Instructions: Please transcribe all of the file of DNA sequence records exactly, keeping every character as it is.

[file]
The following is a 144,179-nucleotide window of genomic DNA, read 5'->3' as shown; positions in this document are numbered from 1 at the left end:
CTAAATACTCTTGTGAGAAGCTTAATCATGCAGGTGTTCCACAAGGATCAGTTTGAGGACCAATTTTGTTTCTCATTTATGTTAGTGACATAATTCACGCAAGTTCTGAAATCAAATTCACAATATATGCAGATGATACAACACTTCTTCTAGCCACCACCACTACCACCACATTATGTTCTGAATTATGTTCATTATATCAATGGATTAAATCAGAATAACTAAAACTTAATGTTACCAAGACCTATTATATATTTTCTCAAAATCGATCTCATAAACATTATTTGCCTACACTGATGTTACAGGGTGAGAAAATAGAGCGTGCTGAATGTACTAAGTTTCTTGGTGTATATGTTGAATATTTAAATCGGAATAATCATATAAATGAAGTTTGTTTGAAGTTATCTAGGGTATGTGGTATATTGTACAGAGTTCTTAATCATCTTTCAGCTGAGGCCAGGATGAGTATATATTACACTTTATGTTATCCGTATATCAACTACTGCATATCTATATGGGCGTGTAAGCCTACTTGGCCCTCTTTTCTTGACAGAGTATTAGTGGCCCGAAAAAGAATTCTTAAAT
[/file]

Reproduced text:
The following is a 144,179-nucleotide window of genomic DNA, read 5'->3' as shown; positions in this document are numbered from 1 at the left end:
CTAAATACTCTTGTGAGAAGCTTAATCATGCAGGTGTTCCACAAGGATCAGTTTGAGGACCAATTTTGTTTCTCATTTATGTTAGTGACATAATTCACGCAAGTTCTGAAATCAAATTCACAATATATGCAGATGATACAACACTTCTTCTAGCCACCACCACTACCACCACATTATGTTCTGAATTATGTTCATTATATCAATGGATTAAATCAGAATAACTAAAACTTAATGTTACCAAGACCTATTATATATTTTCTCAAAATCGATCTCATAAACATTATTTGCCTACACTGATGTTACAGGGTGAGAAAATAGAGCGTGCTGAATGTACTAAGTTTCTTGGTGTATATGTTGAATATTTAAATCGGAATAATCATATAAATGAAGTTTGTTTGAAGTTATCTAGGGTATGTGGTATATTGTACAGAGTTCTTAATCATCTTTCAGCTGAGGCCAGGATGAGTATATATTACACTTTATGTTATCCGTATATCAACTACTGCATATCTATATGGGCGTGTAAGCCTACTTGGCCCTCTTTTCTTGACAGAGTATTAGTGGCCCGAAAAAGAATTCTTAAAT